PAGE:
Toast Chinese New Year with sherry

Ask wine lovers what to drink with Chinese food, and they’ll probably say “beer.” Press for a wine recommendation, and one might grudgingly suggest Riesling or Gewurztraminer, explaining that the sweetness in those wines is a necessary counter to the aromatic and hot spices typical of Chinese or other Asian cuisines.

With the new Lunar New Year that began yesterday, I suggest we say welcome the Year of the Dragon by raising a glass of sherry.

Sherry, which traditionally hails from the Jerez region of southern Spain, might not be an obvious choice for Chinese food, but there are several reasons to consider it. Chinese cuisine is remarkably varied, from the numbing heat of Sichuan to delicate Cantonese seafood dishes and smoked or roasted meats. Sherry, too, covers a wide range of flavors and styles, from light, delicate fino and manzanilla to fuller, robust oloroso and unctuously sweet dessert wines. Sherry’s relatively high alchol (it is fortified to anywhere between 15 and 20 percent) helps it match the sometimes complex fermented flavors of soy and black beans used in Chinese dishes. And its nuty, oxidized flavors resemble those of Chinese Shaoxing rice wine, a flavor bond that spans continents and cultures.

Pairing wine with Chinese food is challenging because of what we’re eating and how we’re eating it. A typical Chinese dinner can be a riot of dishes served side by side, making it difficult to choose a wine based on a particular seasoning or ingredient. Where else have you seen such a jumble of flavors, where a plate of clams might share the table with a beef dish? At a Spanish tapas bar, where nimble sherry traditionally reigns supreme.

To test that theory, my wife and I invited some friends to join us for a Lunar New Year meal prepared by my Taiwanese mother-in-law (everyone should have one of those!), supplemented with takeout from Joe’s Noodle House in Rockville, Md. The wines were supplied by Todd Ruby, a D.C.-based broker whose extensive portfolio includes Lustau, a leading sherry bodega. Aside from offering a large variety of excellent sherries, Lustau is the most widely available sherry brand in the Washington, D.C., area.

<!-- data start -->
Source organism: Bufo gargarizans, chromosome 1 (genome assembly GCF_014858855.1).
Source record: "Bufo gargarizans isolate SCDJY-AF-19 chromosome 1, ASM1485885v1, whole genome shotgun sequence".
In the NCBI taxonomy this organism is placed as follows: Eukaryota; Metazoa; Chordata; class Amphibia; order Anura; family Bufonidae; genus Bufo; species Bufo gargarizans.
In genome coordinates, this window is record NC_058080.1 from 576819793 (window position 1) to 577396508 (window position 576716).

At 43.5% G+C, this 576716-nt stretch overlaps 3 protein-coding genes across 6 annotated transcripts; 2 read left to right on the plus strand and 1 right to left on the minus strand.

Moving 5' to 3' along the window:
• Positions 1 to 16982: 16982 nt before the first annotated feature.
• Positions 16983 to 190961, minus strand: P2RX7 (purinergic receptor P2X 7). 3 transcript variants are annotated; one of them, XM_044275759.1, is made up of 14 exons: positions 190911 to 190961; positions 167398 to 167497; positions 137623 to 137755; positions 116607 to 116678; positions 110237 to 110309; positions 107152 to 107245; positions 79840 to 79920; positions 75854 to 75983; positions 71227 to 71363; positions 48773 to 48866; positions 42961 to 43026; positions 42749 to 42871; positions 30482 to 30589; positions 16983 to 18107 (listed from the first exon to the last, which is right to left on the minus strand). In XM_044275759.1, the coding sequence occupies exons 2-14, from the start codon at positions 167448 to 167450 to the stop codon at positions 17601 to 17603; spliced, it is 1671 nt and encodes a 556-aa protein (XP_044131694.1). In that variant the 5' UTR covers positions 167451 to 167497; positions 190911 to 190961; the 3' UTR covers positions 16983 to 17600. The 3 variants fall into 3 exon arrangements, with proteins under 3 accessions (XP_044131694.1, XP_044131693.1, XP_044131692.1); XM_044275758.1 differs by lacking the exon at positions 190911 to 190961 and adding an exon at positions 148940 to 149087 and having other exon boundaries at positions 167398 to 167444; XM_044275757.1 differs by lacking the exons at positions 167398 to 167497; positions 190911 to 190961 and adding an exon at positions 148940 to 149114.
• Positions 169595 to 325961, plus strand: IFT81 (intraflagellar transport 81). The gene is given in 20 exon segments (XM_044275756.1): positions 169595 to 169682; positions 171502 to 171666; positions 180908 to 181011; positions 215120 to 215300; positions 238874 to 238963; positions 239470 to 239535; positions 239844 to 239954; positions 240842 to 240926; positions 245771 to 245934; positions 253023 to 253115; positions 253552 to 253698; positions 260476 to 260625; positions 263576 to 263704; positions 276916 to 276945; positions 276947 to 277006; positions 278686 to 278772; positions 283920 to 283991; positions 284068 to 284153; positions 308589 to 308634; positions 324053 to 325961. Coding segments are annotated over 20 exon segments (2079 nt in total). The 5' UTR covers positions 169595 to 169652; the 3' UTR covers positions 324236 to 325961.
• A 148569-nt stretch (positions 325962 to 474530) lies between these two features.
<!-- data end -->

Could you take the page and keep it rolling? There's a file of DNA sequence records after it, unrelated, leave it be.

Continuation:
Fino sherry ages underneath its "flor" of yeast

The Lustau fino and manzanilla proved excellent matches for the crispy-salty seafood and spicy steamed fish from Joe’s. They even stood well beside heartier, more savory dishes, though here they were less exciting. essentially hanging on rather than adding to the food. With those dishes, heavier sherries played best. Amontillado’s nutty flavors latched on to the peppery spice of hoisin-glazed spare ribs, while a palo cortado and a rich oloroso, with their hints of dried orange peel, shone with beef braised in soy sauce and star anise. A muscatel dessert wine, pressed from dired muscat grapes, was a perfect partner for eight treasure rice, a steamed pudding of sticky rice, champagne-macerated figs and raisins, and sweet red bean paste. Its candied citrus flavors proved sumbline with clementines — and how many wines go with fresh citrus fruit?

Ruby acknowledged that he’d never before matched sherry with a Chinese meal. “This is something everyone should try at least once,” he said.

At least once, indeed. But with sherry’s wide variety of styles and Chinese cuisine’s delicious diversity, there are endless combinations to explore. One meal is not enough.

(This article, slightly modified, was published in The Washington Post on January 21, 2009.)
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About Dave McIntyre

Wine columnist for The Washington Post, co-founder of DrinkLocalWine.com, and blogger at Dave McIntyre's WineLine (dmwineline.com).
This entry was posted in Food and Drink, Spain, Washington Post, Wine and tagged , , , . Bookmark the permalink.

7 Responses to Toast Chinese New Year with sherry

  1. What is the difference between Sherry and Port? Sherry, produced in southern Spain, can either be sweet or dry, unlike Port. Port wine is made sweet by adding alcohol to the fermenting must so the fermentation stops and the sugar of the grapes remains in the wine. What you get is a wine with lots of alcohol and remaining sweetness in the wine. Sherry, on the other hand, is made by letting the fermentation go its full way so that a dry wine emerges. Then, alcohol is added to boost the alcohol level. If the winemaker stops there, you get a dry Sherry. If he also adds sterilized juice, you get a sweet Sherry. Thus, Sherry can be sweet or dry, while Port is always sweet. Port producer http://schiller-wine.blogspot.com/2011/05/meeting-rupert-symington-from-symington.html Robert Symington explained this to me.

  2. pete says:

    but what is the difference between Sherry and Madeira?

    • Dave McIntyre says:

      Madeira, though it comes from a Portuguese island, actually resembles sherry more than port. They are made from different grapes, using somewhat different methods. But Madeira and sherry share a similar range of flavors from dry to sweet. The simplest thing to remember is they are both fortified, and oxidized. Not all ports are oxidized. (Aged tawny is, and there is a resemblance to some Madeira.) I have a column on Madeira planned for Feb 15 in the Washington Post.

      Dave

  3. Pingback: A quick guide to sherry | Dave McIntyre's WineLine

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  6. Pingback: Happy Lunar New Year! Wines to Celebrate & Pair with Asian Cuisine | wine predator

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